For Father’s Day, an homage to the fathers who are breaking generational trauma, and to those recovering from it.
As I write this, my eldest daughter Lilah, a precocious, loving, curious and energetic five year old, sits beside me at our living room table playing on her tablet, while my 16 month old West, a strong-willed and even more curious toddler, sits on my lap. This would be a normal day for most parents of children, except Lilah is spending the summer here with us in Brooklyn—she moved to Houston with her mother early last year, right before the pandemic went into full-swing here in the U.S. West was born only a week after Lilah’s departure. Between suffering through postpartum following West’s birth, battling through high-functioning depression for the better part of Lilah’s early years while dealing with the grief of her no longer living in the same city as me, and a pandemic no average person could have predicted would have communities under lockdown for over a year, fathering and fatherhood has been anything but a linear experience for myself. Coupled with being a Black man and father in a world that would rather use my life as a data point and fodder for morning show debates. Lilah is here for the summer, and I’ve been long-distance parenting for more than a year.
Having to transition to Facetime bedtime stories and daily chats while watching two siblings develop a rapport and relationship via modern technology has been beautifully interesting, somewhat endearing, and at times, difficult. Having Lilah physically here for the summer has reminded me of not only how fragile time and our existence on this planet actually is, but also puts into perspective just how much being a father has changed my life, for the better.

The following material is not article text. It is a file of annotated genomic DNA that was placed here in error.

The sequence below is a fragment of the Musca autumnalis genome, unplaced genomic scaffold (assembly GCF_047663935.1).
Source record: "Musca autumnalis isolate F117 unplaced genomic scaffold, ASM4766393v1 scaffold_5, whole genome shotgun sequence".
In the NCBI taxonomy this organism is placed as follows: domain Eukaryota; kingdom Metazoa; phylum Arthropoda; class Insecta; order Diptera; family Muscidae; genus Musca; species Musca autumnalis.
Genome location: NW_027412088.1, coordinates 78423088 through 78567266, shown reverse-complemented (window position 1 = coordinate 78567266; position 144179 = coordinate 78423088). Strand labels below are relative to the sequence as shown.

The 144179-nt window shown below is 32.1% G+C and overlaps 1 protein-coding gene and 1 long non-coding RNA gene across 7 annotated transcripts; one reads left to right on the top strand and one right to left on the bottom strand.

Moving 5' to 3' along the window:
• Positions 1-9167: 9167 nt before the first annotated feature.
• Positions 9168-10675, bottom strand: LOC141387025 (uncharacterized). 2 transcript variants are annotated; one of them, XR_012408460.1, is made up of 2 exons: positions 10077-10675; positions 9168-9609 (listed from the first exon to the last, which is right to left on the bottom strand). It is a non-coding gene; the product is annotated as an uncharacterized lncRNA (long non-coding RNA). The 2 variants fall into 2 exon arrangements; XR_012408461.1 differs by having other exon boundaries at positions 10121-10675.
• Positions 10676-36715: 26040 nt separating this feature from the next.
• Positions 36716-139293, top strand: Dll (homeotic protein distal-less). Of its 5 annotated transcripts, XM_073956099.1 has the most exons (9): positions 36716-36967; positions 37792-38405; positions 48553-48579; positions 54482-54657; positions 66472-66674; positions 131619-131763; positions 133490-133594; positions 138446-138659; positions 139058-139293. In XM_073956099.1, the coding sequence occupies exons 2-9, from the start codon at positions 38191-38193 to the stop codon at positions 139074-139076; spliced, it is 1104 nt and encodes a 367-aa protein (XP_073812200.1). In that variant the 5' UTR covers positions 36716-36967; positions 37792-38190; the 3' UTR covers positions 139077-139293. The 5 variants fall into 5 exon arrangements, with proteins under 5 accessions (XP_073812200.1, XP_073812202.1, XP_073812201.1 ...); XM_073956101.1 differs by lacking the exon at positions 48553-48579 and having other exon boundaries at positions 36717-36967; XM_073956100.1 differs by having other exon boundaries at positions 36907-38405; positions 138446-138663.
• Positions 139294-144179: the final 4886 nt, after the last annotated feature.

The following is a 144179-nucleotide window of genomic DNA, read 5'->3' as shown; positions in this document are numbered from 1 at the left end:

I first found out I was going to be a father while sitting in my office in the Bronx, working at a non-profit in service of those returning home from bids. I was not ready. I was scared. I was suicidal. I was not in love. But I knew how to be responsible. I had only a high school diploma and some college under my belt, was still very much active in the nightlife/performance world, booking late night gigs, and enjoying the frills that came with being a somewhat known writer and poet in NYC. Fatherhood forced me to look proactively at who I was, and who I wanted to be.
I had demons, trauma that had yet to be fully engaged with, and knew I didn’t want any of my past hurts to show up in any way while raising my yet to be born child. I had to regroup and learn fast, in order to prepare myself for the road ahead, a road uncharted and a road that, quite frankly, no one could tell me how to walk. No other fathers—not my older brothers, my friends or even my own father—were me or had walked in my shoes. My father and I never really had much of a relationship. His struggles with PTSD, Bipolar Disorder, alcohol abuse and a host of other issues, kept him distant at best, and emotionally and physically abusive at times. The learning curve to being a father was a steep one.
Today, I realize that all the lives I lived and led prior to my children were preparing for this role, one of the greatest roles I’ve had the luxury and honor to be chosen for. My children are both independent of each other, vastly differently, but loved with all the fibers I have. Fatherhood will change you, if you let it. I’ve learned to be more fluid, more open, as my children see the world with new eyes; eyes that I too wish to learn from and through as I grow older. Fathers, be patient with your children—girls, boys, nonbinary children—no matter. Listen to them, let them teach you. We offer them boundaries, tools, love, kindness. They offer us wisdom, guidance, warmth, lessons.
Fathers, don’t let the past dictate how you parent; don’t let fear of what might be, of what happened or didn’t happen to you, tell you what is right or wrong for your children. Every child is different. How I parent Lilah is not how I can parent West—their needs and wants differ greatly. Fathers, please understand that co parenting means we share responsibilities and roles within our respective households. Fathers, please do show up for each other. Create and foster healthy community and conversations. The more we talk about what troubles us, what hurts us, what bothers us, the better the likelihood we heal from those same things.
Fathers, be good to yourselves. And be good to each other.
Joél Leon is a father, dreamer and storyteller. Follow him @joelleon.